Monday, October 14, 2013

Video: The Importance of Empathy Skills when Supporting a Person with BPD




Empathy is the experience of understanding another person's condition from their perspective. You effectively place yourself in their shoes and feel what they are feeling.

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When someone asks what is the most important tool for supporting a loved one with borderline personality disorder, I say "empathy". I typically follow with "and many of us over estimate our own empathy skills".

What is empathy?

It is often confused with sympathy. Empathy it is distinctly different. Empathy is the experience of understanding another person's condition from their perspective. You effectively place yourself in their shoes and feel what they are feeling. Seeing things from another person's perspective isn't simply understanding their point of view -- it extends to understanding, without disclaimers, why they feel their point of view is just and appropriate and honest.

So, when your child returns from a therapy appointment and proclaims "I really like this one", it's most likely related to the therapist's ability to empathize and communicate it. We will not be able to motivate, coach, lead or redirect anyone without having this knowledge, too.

When Perry Hoffman (Harvard) conducted a study to determine the predictors of BPD patient recovery, the researchers found the #1 predictor to be the presence of a caring and empathetic person in the patient's life. They were surprised with this #1 rating.

It is also interesting that the architects of the DSM 5 proposed that a personality disorder be diagnosed when a person has diminished skills in two of the following -- either "empathy or intimacy" and either "identity or self direction". This raises two practical issues for us. First, our loved one may very well have impaired empathy skills and so we don't want to mirror that back as a way to "teach them a lesson".  Secondly, if we are supporting a BPD child, it is important to remember that BPD traits tend to run in families and we may have had a parent that wasn't very empathetic and in turn, we didn't develop effective empathy skills ourselves. As such, we may have to become very deliberate in developing empathy skills now and seek the advice of others to help us to better "step in the shoes" of our child.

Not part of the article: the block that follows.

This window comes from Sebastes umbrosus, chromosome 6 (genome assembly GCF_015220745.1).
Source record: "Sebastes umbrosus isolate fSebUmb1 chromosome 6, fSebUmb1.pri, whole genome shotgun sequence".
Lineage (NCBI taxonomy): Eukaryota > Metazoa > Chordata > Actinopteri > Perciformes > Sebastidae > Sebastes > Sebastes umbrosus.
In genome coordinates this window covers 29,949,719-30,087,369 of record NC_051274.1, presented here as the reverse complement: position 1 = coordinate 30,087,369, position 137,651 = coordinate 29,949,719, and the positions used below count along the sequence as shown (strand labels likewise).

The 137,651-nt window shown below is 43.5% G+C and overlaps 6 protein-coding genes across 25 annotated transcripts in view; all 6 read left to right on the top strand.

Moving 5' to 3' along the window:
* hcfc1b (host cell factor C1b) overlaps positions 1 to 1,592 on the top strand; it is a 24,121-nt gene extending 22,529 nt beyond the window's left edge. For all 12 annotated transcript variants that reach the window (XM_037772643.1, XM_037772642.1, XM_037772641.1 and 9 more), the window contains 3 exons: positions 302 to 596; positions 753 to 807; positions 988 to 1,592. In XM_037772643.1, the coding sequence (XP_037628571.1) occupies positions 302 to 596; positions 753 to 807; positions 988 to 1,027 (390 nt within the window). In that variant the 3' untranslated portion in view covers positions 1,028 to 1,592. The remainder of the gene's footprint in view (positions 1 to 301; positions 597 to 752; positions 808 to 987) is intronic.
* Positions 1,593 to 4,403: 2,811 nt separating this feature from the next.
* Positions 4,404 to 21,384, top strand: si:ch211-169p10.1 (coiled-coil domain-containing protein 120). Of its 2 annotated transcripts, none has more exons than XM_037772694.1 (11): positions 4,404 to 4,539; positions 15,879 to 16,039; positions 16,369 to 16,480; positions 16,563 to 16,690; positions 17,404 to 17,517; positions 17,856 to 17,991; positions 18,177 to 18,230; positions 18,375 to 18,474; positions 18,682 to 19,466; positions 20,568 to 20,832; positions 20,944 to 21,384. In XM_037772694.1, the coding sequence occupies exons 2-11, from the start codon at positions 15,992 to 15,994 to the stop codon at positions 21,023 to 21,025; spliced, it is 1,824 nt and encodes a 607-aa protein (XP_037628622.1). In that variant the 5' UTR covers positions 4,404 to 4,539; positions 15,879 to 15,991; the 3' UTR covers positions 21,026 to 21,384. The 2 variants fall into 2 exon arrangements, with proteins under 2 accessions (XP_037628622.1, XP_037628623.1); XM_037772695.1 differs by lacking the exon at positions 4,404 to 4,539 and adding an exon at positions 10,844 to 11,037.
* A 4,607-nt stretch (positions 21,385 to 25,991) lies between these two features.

The five levels of empathy proposed by the DSM 5 architects are listed here. Want to know where you stand? Ask someone very close to you - ask your children - don't make a self-assessment. 

Helping each other to grow to be more empathetic is one very important way we help each other at BPDFamily.com.

Author: Skip
Video Short: Scott Peck

Scott Peck earned his Masters Degree in Education and Doctorate in Divinity and has worked professionally as an educator, national advertising manager, reporter, photographer, copywriter, & real estate broker.



BPDFamily.com provides support, education, tools, and perspective to individuals with a loved one affected by Borderline Personality Disorder. BPFamily is a non-profit, co-op of over 75,000 volunteer members and alumni formed in 1998. We welcome you to join our free 24 hour on-line support community with its over 2 million postings and grow with us as we learn to live better lives in the shadow of this disorder. For more information or to register, please cleck here. www.bpdfamily.com

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